Then something happens that overshadows everything else. As Pres and Dr. Livingstone had feared, a deadly epidemic of yellow fever sweeps the city, as it had numerous times before. Pres comes down with it and, like all other victims, is to be quarantined on an island. Amy prepares to go along to care for him, risking her own life, but Julie stops her. She tells the Northerner that she doesn’t know how to deal with the slaves and Southerners on the island. She begs to go in her place, as an act of redemption. Amy agrees.

42nd Street

  • Directors: Lloyd Bacon, Busby Berkeley
  • Producers: Darryl F Zanuck, Hal B Wallis
  • Writers: Bradford Ropes, Rian James, James Seymour, Whitney Bolton
  • Genres: Musical, Romance, Drama
  • Actors: Warner Baxter, Ruby Keeler, Dick Powell

It is 1932, the height of the Depression, and Broadway producers Jones (Robert McWade) and Barry (Ned Sparks) put on Pretty Lady, a musical staring beautiful Dorothy (“Dot”) Brock (Bebe Daniels). Dorothy’s sugar daddy, industrialist Abner Dillon (Guy Kibbee), is the show’s “angel” (financial backer). But while Dorothy is busy keeping Dillon both hooked and at arm’s length, she still secretly meets her old vaudeville partner and lover, out of work Pat Denning (George Brent).

To ensure success Julian Marsh (Warner Baxter), harsh and demanding but also the best, is hired to direct. But Marsh is ill, broke, friendless, and bitter as a result of the 1929 Stock Market Crash. “Did you ever try to cash a reputation in a bank?”, he asks. Gambling with health and life, Marsh must make his last show a major hit if he is to have enough money to retire on. “This time I’m going to sock it away so hard you’ll have to blast to get it out.”

Cast selection and rehearsals begin amidst fierce competition, with not a few “casting couch” innuendos flying around. Innocent newcomer Peggy Sawyer (Ruby Keeler) is duped until two chorines, Lorraine Fleming (Una Merkel) and Ann ”Anytime Annie” Lowell (Ginger Rogers), take her in tow. Lorraine has an “in” with dance director Andy Lee (George E. Stone), while the show’s juvenile lead Billy Lawler (Dick Powell) takes a liking to Peggy and puts in a good word for her with Marsh.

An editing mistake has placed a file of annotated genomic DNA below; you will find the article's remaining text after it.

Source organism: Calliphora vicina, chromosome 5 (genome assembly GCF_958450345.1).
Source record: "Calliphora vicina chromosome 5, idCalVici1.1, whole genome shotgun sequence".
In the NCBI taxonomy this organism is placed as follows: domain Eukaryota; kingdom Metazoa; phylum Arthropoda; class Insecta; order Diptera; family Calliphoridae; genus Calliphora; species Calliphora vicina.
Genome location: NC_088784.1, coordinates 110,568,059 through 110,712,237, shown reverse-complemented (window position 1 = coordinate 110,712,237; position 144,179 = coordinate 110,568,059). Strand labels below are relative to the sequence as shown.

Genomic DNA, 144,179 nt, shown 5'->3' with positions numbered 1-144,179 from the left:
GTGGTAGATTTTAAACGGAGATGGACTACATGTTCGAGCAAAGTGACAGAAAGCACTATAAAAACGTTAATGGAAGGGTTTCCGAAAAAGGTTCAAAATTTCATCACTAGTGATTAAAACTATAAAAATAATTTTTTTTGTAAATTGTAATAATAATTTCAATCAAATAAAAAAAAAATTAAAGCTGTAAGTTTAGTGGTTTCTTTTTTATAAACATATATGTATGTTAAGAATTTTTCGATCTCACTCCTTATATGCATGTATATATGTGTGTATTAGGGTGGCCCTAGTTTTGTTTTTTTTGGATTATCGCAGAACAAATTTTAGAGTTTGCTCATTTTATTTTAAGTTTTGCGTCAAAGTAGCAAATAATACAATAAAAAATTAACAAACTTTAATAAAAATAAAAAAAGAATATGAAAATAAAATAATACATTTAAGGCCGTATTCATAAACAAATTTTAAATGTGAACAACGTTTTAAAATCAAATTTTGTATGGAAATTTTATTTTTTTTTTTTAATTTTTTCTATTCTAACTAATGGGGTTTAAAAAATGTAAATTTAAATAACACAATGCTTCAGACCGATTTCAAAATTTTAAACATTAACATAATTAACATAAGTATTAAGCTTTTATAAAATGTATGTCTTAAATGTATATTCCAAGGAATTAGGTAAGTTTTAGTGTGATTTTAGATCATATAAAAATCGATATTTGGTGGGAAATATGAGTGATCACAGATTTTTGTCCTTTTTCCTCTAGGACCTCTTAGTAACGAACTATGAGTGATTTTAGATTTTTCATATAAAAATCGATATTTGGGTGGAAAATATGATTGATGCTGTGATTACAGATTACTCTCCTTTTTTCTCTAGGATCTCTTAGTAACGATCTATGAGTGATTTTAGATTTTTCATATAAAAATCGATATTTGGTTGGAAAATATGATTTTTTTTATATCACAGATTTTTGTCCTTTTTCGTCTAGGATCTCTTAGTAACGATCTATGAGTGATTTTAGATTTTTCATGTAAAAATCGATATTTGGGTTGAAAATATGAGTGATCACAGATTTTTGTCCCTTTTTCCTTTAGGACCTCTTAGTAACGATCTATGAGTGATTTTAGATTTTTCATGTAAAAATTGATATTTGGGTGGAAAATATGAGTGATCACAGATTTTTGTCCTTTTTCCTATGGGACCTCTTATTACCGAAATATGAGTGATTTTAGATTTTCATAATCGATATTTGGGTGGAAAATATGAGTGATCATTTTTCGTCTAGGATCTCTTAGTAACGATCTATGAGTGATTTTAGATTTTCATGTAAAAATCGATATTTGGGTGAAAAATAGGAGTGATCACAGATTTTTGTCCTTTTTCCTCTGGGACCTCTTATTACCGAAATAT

With 200 jobs and his own future riding on the outcome, Marsh rehearses Sawyer mercilessly until an hour before curtain time. Dorothy, soon to be married to Pat, wishes Peggy luck, and the show is on. Nearly twenty minutes are devoted to three Busby Berkeley production numbers: Shuffle Off to Buffalo, I’m Young and Healthy, and the tour de force title song 42nd Street. The show is a success, and in the final scene Marsh turns wearily away from the brightly lit theatre entrance and slumps down on a fire escape in the dark, to quietly savor his triumph.[1]

The Roaring Twenties

  • Directors: Raoul Walsh
  • Producers: Hal B Wallis
  • Writers: Mark Hellinger, Jerry Wald, Richard Macaulay, Robert Rossen
  • Genres: Crime, Drama, Film-Noir, Thriller
  • Actors: James Cagney, Priscilla Lane, Humphrey Bogart, Gladys George

After the World War I armistice, Lloyd Hart (Jeffrey Lynn) goes back to practice law, former saloon keeper George Hally (Humphrey Bogart) turns to bootlegging, and out-of-work Eddie Bartlett (James Cagney) becomes a cab driver. Eddie builds a fleet of cabs through delivery of bootleg liquor and hires Lloyd as his lawyer. George becomes Eddie’s partner and the rackets flourish until love and rivalry interfere. Gladys George plays a night club hostess clearly based on Texas Guinan.


  • Directors: Peter Glenville
  • Producers: Hal B Wallis
  • Writers: Edward Anhalt, Jean Anouilh